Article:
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Not Snarky, Just True: Most Business Plans Fall Short of Goals

  • Only 10 percent of plans succeed, survey of executives reveals
  • Most companies can’t connect their plans with staff to execute

Here’s one for the B-school case files: Nine out of 10 corporate strategic plans fail to meet their stated goals.

Not only does almost every business plan fail to live up to its promise, more than half of companies say they struggle to fix the problem and lose business to a competitor as a result, according to a survey of 500 executives by the Economist Intelligence Unit.

“There’s serious money at risk,” said Mark Langley, CEO of the Project Management Institute, which participated in the study. Typically around 10 percent of companies’ budgets gets lost because firms can’t put their strategic plans into practice; sometimes failure eats up as much as one-third, the study found. “Those who design the strategy don’t connect with the people who deliver it.”

There are plenty of examples. As of 2010, Cisco Systems Inc.’s strategic plan included 50 separate priorities, from emerging markets to data needs in health care and real estate, said Hilton Romanski, the networking giant’s chief strategy officer since 2015. Now Cisco has four areas of focus, he said.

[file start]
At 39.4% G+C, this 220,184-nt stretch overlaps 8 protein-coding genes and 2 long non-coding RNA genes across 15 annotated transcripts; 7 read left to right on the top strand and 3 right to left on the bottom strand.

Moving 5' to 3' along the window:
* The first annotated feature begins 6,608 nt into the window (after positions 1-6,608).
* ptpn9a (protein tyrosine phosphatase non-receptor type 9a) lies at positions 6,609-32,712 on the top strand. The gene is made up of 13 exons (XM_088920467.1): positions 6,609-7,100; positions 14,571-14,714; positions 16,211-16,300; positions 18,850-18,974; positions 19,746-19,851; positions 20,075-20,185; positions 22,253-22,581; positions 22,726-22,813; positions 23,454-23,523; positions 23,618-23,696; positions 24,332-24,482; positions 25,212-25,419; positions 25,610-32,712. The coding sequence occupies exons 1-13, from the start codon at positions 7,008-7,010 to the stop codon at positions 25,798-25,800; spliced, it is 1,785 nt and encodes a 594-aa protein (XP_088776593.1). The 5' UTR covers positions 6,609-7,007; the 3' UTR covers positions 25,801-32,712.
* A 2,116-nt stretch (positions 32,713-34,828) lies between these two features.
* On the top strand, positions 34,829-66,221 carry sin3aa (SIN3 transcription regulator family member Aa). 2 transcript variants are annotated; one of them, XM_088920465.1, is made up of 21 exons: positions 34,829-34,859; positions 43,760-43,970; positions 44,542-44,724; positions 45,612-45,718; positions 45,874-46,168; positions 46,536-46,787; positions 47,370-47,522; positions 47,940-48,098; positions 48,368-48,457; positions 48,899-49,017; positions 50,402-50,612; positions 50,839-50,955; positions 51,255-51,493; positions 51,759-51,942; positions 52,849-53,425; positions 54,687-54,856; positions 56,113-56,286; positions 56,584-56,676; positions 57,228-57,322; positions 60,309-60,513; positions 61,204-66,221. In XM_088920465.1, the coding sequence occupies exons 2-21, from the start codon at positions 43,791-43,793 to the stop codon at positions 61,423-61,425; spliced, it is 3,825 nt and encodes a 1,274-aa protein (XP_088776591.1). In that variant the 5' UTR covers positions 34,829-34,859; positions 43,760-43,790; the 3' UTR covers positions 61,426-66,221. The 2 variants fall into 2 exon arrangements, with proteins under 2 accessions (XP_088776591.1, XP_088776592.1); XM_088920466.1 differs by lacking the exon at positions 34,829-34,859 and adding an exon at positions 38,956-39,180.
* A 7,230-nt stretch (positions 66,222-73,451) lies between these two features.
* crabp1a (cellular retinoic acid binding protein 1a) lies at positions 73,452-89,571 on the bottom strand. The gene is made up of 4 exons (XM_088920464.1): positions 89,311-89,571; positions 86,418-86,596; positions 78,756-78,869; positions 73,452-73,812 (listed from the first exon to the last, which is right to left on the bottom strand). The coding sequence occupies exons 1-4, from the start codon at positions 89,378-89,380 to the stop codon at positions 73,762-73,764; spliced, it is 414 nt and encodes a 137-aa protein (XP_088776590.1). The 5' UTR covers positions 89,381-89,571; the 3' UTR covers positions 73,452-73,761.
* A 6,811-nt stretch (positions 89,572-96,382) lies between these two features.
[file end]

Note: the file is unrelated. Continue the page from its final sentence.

“You can’t have 50 priorities,” Romanski said in an interview. "You need to have something on the order of what you can count on one hand, otherwise you don’t focus the right time and attention on it.” The company is trying to shift from a reliance on revenue from high-cost proprietary equipment -- which some customers are turning away from -- to software and services.

Only 10 percent of the 500 executives surveyed said that they reached all of their goals. Another 36 percent said they missed between 21 percent and 60 percent, according to the research, which looked at companies with revenue of $1 billion or more in June and July of this year. The study is part of the so-called Brightline Initiative of corporate program managers, which is focused on the gap between plans and implementation.

“Companies are looking for the silver bullet,” said Langley from PMI. “They hear about the latest trend, the latest book to come out and say ‘If we only do this one thing, we’re going to be more successful.’ Change in organizations involves people, and people are hard.”

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